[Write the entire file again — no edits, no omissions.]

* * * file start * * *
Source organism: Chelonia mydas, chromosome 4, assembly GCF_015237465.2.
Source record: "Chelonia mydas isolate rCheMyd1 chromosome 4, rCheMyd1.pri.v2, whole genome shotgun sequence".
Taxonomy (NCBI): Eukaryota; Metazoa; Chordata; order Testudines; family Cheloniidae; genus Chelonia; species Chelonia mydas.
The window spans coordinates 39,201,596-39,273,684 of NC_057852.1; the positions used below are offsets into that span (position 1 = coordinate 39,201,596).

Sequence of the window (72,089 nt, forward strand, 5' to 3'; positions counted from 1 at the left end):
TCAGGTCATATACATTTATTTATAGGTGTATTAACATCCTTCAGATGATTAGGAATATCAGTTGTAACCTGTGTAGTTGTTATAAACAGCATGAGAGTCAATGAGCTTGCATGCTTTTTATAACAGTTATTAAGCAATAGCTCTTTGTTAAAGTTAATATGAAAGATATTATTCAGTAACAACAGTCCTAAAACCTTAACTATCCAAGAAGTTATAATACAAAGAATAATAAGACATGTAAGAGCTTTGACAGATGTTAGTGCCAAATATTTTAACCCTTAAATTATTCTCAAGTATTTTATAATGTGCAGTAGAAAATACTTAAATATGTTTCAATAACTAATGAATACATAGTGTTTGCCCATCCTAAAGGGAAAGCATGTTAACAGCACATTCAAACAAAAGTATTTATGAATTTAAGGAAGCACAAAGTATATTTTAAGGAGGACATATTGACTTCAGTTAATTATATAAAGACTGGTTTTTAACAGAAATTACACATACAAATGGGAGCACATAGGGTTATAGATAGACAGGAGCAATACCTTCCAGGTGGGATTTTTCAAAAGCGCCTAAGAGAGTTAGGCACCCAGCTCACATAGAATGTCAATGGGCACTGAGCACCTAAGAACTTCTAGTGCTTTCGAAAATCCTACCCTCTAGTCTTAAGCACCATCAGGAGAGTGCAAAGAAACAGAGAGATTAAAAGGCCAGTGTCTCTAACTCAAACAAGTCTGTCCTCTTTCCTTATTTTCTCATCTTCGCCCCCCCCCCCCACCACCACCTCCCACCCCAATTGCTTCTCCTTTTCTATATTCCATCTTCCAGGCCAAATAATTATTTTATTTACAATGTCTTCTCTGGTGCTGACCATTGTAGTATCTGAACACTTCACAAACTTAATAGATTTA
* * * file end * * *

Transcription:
Source organism: Chelonia mydas, chromosome 4, assembly GCF_015237465.2.
Source record: "Chelonia mydas isolate rCheMyd1 chromosome 4, rCheMyd1.pri.v2, whole genome shotgun sequence".
Taxonomy (NCBI): Eukaryota; Metazoa; Chordata; order Testudines; family Cheloniidae; genus Chelonia; species Chelonia mydas.
The window spans coordinates 39,201,596-39,273,684 of NC_057852.1; the positions used below are offsets into that span (position 1 = coordinate 39,201,596).

Sequence of the window (72,089 nt, forward strand, 5' to 3'; positions counted from 1 at the left end):
TCAGGTCATATACATTTATTTATAGGTGTATTAACATCCTTCAGATGATTAGGAATATCAGTTGTAACCTGTGTAGTTGTTATAAACAGCATGAGAGTCAATGAGCTTGCATGCTTTTTATAACAGTTATTAAGCAATAGCTCTTTGTTAAAGTTAATATGAAAGATATTATTCAGTAACAACAGTCCTAAAACCTTAACTATCCAAGAAGTTATAATACAAAGAATAATAAGACATGTAAGAGCTTTGACAGATGTTAGTGCCAAATATTTTAACCCTTAAATTATTCTCAAGTATTTTATAATGTGCAGTAGAAAATACTTAAATATGTTTCAATAACTAATGAATACATAGTGTTTGCCCATCCTAAAGGGAAAGCATGTTAACAGCACATTCAAACAAAAGTATTTATGAATTTAAGGAAGCACAAAGTATATTTTAAGGAGGACATATTGACTTCAGTTAATTATATAAAGACTGGTTTTTAACAGAAATTACACATACAAATGGGAGCACATAGGGTTATAGATAGACAGGAGCAATACCTTCCAGGTGGGATTTTTCAAAAGCGCCTAAGAGAGTTAGGCACCCAGCTCACATAGAATGTCAATGGGCACTGAGCACCTAAGAACTTCTAGTGCTTTCGAAAATCCTACCCTCTAGTCTTAAGCACCATCAGGAGAGTGCAAAGAAACAGAGAGATTAAAAGGCCAGTGTCTCTAACTCAAACAAGTCTGTCCTCTTTCCTTATTTTCTCATCTTCGCCCCCCCCCCCCACCACCACCTCCCACCCCAATTGCTTCTCCTTTTCTATATTCCATCTTCCAGGCCAAATAATTATTTTATTTACAATGTCTTCTCTGGTGCTGACCATTGTAGTATCTGAACACTTCACAAACTTAATAGATTTA